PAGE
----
A long-term care facility in Arizona where a woman in a vegetative state gave birth last month has hired a private attorney to conduct an internal review to determine who impregnated the patient.
Phoenix police have already executed a search warrant seeking DNA samples from male staff members at the Hacienda HealthCare center, where a woman who has been in a vegetative state for years gave birth to a baby boy. The Arizona Department of Health Services and the state's Department of Economic Security are also working with police in the investigation.
On Sunday, Hacienda HealthCare announced that it had hired former Maricopa County Attorney Rick Romley to additionally conduct an "exhaustive" internal review.
"As an organization, our top priority is to quickly identify the perpetrator and to make sure that person is brought to justice," said a statement from Hacienda.
"Mr. Romley will have unfettered access to every facet of Hacienda's business — including all the records related to this matter," the statement said. "We will do everything we can to aid this review and, once it is complete, to make sure this unprecedented situation never, ever happens again."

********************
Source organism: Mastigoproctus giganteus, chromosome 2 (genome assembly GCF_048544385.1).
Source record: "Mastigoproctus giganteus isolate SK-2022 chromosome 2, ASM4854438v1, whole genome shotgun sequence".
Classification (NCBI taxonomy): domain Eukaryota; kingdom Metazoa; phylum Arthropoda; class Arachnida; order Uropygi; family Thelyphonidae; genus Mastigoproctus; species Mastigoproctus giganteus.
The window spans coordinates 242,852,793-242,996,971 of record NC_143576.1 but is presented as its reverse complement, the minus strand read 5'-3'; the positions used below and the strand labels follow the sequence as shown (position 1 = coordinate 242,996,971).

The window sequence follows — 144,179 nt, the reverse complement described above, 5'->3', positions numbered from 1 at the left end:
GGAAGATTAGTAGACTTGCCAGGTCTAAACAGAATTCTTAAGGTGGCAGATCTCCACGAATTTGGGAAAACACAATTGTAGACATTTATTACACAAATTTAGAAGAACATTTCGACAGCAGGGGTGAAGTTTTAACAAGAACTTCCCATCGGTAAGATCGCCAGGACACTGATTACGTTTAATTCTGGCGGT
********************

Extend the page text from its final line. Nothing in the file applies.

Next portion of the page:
The woman's caregivers were unaware that she was pregnant until she started to moan before giving birth on Dec. 29, an unidentified source toldNBC affiliate KPNX.
A person is considered in a vegetative state when they are awake but not showing any signs of awareness, according to the Brain Foundation.
The woman is non-verbal and incapable of moving on her own, and has been at the facility for more than ten years after a near-drowning incident.
The San Carlos Apache Tribe said Tuesday that the patient is 29 and an enrolled member of its tribe.
An attorney for the woman's family said in a statement to KPNX that the baby "has been born into a loving family and will be well cared for."
"The family obviously is outraged, traumatized and in shock by the abuse and neglect of their daughter at Hacienda HealthCare," the attorney said.
Hacienda HealthCare is privately owned and has more than 40 Phoenix-based health care programs that serve 2,500 people a year, according to its website. A majority of its patients are infants, children, teens and young adults.
The facility's chief executive, Bill Timmons, resigned Monday amid the investigation into the woman's case.